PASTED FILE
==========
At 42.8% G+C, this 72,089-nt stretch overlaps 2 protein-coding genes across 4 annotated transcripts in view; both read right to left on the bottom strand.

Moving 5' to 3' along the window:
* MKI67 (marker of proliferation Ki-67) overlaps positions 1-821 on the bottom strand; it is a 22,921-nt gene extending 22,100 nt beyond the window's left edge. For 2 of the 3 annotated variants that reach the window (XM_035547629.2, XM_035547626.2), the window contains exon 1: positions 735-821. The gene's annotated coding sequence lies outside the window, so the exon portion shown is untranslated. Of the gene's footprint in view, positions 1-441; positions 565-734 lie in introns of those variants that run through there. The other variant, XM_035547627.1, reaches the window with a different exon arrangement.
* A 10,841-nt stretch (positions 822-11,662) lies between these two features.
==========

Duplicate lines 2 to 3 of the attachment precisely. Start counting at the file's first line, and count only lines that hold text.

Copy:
Moving 5' to 3' along the window:
* MKI67 (marker of proliferation Ki-67) overlaps positions 1-821 on the bottom strand; it is a 22,921-nt gene extending 22,100 nt beyond the window's left edge. For 2 of the 3 annotated variants that reach the window (XM_035547629.2, XM_035547626.2), the window contains exon 1: positions 735-821. The gene's annotated coding sequence lies outside the window, so the exon portion shown is untranslated. Of the gene's footprint in view, positions 1-441; positions 565-734 lie in introns of those variants that run through there. The other variant, XM_035547627.1, reaches the window with a different exon arrangement.